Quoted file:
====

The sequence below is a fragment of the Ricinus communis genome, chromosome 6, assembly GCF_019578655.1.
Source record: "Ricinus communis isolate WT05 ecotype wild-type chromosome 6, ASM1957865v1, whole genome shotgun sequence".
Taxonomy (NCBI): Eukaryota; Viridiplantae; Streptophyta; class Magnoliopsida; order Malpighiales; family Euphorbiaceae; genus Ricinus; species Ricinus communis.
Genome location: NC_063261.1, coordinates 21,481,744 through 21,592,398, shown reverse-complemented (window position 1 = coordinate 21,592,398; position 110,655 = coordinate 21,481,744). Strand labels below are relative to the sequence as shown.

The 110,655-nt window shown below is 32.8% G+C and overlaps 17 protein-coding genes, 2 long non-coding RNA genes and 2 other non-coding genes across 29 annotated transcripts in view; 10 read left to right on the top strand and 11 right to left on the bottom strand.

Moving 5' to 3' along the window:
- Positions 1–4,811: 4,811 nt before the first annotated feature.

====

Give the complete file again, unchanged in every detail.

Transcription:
The sequence below is a fragment of the Ricinus communis genome, chromosome 6, assembly GCF_019578655.1.
Source record: "Ricinus communis isolate WT05 ecotype wild-type chromosome 6, ASM1957865v1, whole genome shotgun sequence".
Taxonomy (NCBI): Eukaryota; Viridiplantae; Streptophyta; class Magnoliopsida; order Malpighiales; family Euphorbiaceae; genus Ricinus; species Ricinus communis.
Genome location: NC_063261.1, coordinates 21,481,744 through 21,592,398, shown reverse-complemented (window position 1 = coordinate 21,592,398; position 110,655 = coordinate 21,481,744). Strand labels below are relative to the sequence as shown.

The 110,655-nt window shown below is 32.8% G+C and overlaps 17 protein-coding genes, 2 long non-coding RNA genes and 2 other non-coding genes across 29 annotated transcripts in view; 10 read left to right on the top strand and 11 right to left on the bottom strand.

Moving 5' to 3' along the window:
- Positions 1–4,811: 4,811 nt before the first annotated feature.